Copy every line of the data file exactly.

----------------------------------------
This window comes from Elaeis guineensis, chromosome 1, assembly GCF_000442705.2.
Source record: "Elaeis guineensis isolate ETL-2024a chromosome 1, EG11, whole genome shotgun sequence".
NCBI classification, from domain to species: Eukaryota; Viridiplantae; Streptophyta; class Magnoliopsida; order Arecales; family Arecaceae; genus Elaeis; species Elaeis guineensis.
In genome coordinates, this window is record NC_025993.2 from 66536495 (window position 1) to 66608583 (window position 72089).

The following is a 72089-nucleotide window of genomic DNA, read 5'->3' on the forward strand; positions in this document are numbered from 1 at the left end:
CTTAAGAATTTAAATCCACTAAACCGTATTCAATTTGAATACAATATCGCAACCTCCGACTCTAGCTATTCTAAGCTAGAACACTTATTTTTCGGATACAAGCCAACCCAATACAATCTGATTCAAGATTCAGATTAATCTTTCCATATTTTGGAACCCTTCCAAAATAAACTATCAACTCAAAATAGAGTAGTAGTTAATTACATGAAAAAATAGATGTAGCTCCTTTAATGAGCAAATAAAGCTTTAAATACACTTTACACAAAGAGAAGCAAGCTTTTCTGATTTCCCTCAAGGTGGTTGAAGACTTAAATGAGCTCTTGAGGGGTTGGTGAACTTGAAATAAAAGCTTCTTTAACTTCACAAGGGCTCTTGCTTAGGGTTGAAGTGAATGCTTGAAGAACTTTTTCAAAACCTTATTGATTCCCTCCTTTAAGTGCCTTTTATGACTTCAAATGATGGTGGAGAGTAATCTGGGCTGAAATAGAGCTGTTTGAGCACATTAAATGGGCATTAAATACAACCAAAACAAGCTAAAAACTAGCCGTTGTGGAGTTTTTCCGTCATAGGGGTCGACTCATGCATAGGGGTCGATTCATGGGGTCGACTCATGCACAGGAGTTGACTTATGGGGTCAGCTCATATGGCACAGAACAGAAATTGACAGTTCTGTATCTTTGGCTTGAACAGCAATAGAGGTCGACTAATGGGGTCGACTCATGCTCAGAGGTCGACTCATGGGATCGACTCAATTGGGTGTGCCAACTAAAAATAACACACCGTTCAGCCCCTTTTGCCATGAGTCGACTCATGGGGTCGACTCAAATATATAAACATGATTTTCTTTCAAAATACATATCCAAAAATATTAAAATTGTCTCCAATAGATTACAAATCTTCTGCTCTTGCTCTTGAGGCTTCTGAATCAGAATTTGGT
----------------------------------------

This window comes from Elaeis guineensis, chromosome 1, assembly GCF_000442705.2.
Source record: "Elaeis guineensis isolate ETL-2024a chromosome 1, EG11, whole genome shotgun sequence".
NCBI classification, from domain to species: Eukaryota; Viridiplantae; Streptophyta; class Magnoliopsida; order Arecales; family Arecaceae; genus Elaeis; species Elaeis guineensis.
In genome coordinates, this window is record NC_025993.2 from 66536495 (window position 1) to 66608583 (window position 72089).

The following is a 72089-nucleotide window of genomic DNA, read 5'->3' on the forward strand; positions in this document are numbered from 1 at the left end:
CTTAAGAATTTAAATCCACTAAACCGTATTCAATTTGAATACAATATCGCAACCTCCGACTCTAGCTATTCTAAGCTAGAACACTTATTTTTCGGATACAAGCCAACCCAATACAATCTGATTCAAGATTCAGATTAATCTTTCCATATTTTGGAACCCTTCCAAAATAAACTATCAACTCAAAATAGAGTAGTAGTTAATTACATGAAAAAATAGATGTAGCTCCTTTAATGAGCAAATAAAGCTTTAAATACACTTTACACAAAGAGAAGCAAGCTTTTCTGATTTCCCTCAAGGTGGTTGAAGACTTAAATGAGCTCTTGAGGGGTTGGTGAACTTGAAATAAAAGCTTCTTTAACTTCACAAGGGCTCTTGCTTAGGGTTGAAGTGAATGCTTGAAGAACTTTTTCAAAACCTTATTGATTCCCTCCTTTAAGTGCCTTTTATGACTTCAAATGATGGTGGAGAGTAATCTGGGCTGAAATAGAGCTGTTTGAGCACATTAAATGGGCATTAAATACAACCAAAACAAGCTAAAAACTAGCCGTTGTGGAGTTTTTCCGTCATAGGGGTCGACTCATGCATAGGGGTCGATTCATGGGGTCGACTCATGCACAGGAGTTGACTTATGGGGTCAGCTCATATGGCACAGAACAGAAATTGACAGTTCTGTATCTTTGGCTTGAACAGCAATAGAGGTCGACTAATGGGGTCGACTCATGCTCAGAGGTCGACTCATGGGATCGACTCAATTGGGTGTGCCAACTAAAAATAACACACCGTTCAGCCCCTTTTGCCATGAGTCGACTCATGGGGTCGACTCAAATATATAAACATGATTTTCTTTCAAAATACATATCCAAAAATATTAAAATTGTCTCCAATAGATTACAAATCTTCTGCTCTTGCTCTTGAGGCTTCTGAATCAGAATTTGGT